For Father's Day this year, Dr. Portman and his son, Jon, got together for a day of father-son bonding. Some dads like a relaxing day of fishing, some play golf, and some take to the sky to share a rush of adrenaline. Check out the video here and see how he did!
- Breakthrough in Electrolyte Replenishment
- Can Exercise Negatively Impact Mental Concentration?
- The Keto Diet and Endurance Exercise
- Is Water The Best Sports Drink?
- No Time. No Worries.
- Is The Fuel Tank Half-Full
- Is A Low Carb Diet Healthy?
- What You Should Know About Insulin
- Don't Sweat It
- Work Out Harder, Easier
- Four Minutes More For Greater Endurance
- Optimal Fueling
Posted by Dr. Robert Portman on 6/25/2018 to News
Posted by Dr. Robert Portman on 6/25/2018 to Performance Tip Of The Week
Up to 70% of endurance athletes experience GI problems during an event. The symptoms can cause mild discomfort or be so debilitating the athlete has to withdraw. The reason GI distress is so common in endurance events is that, during intense exercise, 80% of the blood that normally goes to the GI tract is shunted to the muscles thereby affecting the movement of food from the small intestine. Here are some ways to minimize GI upset:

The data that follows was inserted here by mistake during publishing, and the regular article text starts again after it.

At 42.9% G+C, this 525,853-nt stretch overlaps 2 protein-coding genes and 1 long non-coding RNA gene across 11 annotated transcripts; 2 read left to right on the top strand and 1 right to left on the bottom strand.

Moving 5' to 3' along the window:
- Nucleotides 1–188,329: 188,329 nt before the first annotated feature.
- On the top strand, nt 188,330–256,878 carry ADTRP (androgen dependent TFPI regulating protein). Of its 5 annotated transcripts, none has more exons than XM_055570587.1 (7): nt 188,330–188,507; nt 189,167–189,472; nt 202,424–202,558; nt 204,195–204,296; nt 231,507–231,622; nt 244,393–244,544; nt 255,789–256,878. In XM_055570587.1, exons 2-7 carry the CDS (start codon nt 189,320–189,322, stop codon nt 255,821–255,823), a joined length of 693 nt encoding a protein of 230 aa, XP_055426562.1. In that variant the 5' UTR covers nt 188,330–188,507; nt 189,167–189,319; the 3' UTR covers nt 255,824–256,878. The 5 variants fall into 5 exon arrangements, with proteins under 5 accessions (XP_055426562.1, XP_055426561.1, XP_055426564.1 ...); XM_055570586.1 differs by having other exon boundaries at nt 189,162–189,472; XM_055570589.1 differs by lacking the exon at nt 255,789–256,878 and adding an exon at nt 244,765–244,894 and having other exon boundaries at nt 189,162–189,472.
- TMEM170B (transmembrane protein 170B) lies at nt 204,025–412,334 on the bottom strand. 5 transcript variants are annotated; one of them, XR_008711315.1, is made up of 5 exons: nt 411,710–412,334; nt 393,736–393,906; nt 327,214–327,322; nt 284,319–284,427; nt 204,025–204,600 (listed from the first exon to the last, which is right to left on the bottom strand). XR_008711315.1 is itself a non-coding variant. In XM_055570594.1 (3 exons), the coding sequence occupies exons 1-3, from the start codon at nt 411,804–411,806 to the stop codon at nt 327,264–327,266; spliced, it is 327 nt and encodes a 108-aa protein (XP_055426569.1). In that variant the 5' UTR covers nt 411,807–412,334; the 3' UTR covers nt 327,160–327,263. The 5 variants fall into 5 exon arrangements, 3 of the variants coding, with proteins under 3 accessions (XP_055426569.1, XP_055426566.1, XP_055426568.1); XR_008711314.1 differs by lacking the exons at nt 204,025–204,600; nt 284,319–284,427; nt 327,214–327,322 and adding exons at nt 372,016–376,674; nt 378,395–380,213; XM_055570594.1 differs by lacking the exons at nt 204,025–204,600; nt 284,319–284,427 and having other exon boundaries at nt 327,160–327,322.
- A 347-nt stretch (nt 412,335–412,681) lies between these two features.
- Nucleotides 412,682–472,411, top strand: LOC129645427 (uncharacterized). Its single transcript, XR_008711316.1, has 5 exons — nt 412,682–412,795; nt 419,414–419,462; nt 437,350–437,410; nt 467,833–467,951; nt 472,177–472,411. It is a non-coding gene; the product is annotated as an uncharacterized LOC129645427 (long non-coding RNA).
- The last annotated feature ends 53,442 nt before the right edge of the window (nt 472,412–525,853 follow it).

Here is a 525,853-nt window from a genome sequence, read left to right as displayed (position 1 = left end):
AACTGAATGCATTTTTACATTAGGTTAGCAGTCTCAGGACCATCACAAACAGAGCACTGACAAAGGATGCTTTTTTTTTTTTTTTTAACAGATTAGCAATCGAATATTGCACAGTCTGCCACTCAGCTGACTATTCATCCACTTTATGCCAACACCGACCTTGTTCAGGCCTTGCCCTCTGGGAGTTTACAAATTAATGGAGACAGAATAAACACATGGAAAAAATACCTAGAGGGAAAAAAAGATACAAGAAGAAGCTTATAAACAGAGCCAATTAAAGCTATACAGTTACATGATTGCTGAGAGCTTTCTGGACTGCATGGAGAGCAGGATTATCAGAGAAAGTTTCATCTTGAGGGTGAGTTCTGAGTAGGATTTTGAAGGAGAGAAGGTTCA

Posted by Dr. Robert Portman on 6/18/2018 to Performance Tip Of The Week
One of the more persistent myths in sports nutrition is the idea that long-acting carbohydrates offer an endurance advantage. This myth is perpetuated by the manufacturers of sports drinks and recovery drinks containing long-acting carbs, who trot out data showing that long-acting carbs provide a more sustained level of blood glucose than fast-acting carbs. Most educated consumers equate steady blood glucose with sustained energy. Manufacturers rely on this association to suggest that, by providing sustained levels of blood glucose, their products containing long-acting carbs also delay fatigue better than products using fast-acting carbs. In fact, just the opposite is true. Here’s why.
Posted by Dr. Robert Portman on 6/11/2018 to Performance Tip Of The Week
The question I get most frequently from athletes is about how much fluid and nutrition should be consumed during workouts and races. In spite of the data, athletes in all sports and at all levels have found it a challenge to create an appropriate personal nutrition plan. When insufficient fluid and nutrition is consumed, muscle fatigue occurs. When too much fluid or nutrition is consumed, GI distress can result.
Posted by Dr. Robert Portman on 6/4/2018 to Performance Tip Of The Week
A general misconception is that insulin is only involved in energy and fat metabolism. When energy needs are high, insulin transports sugar from the blood into the muscle where it can be converted into energy. When energy needs are low, insulin facilitates the conversion of excess sugar into fat where it can be stored for future use.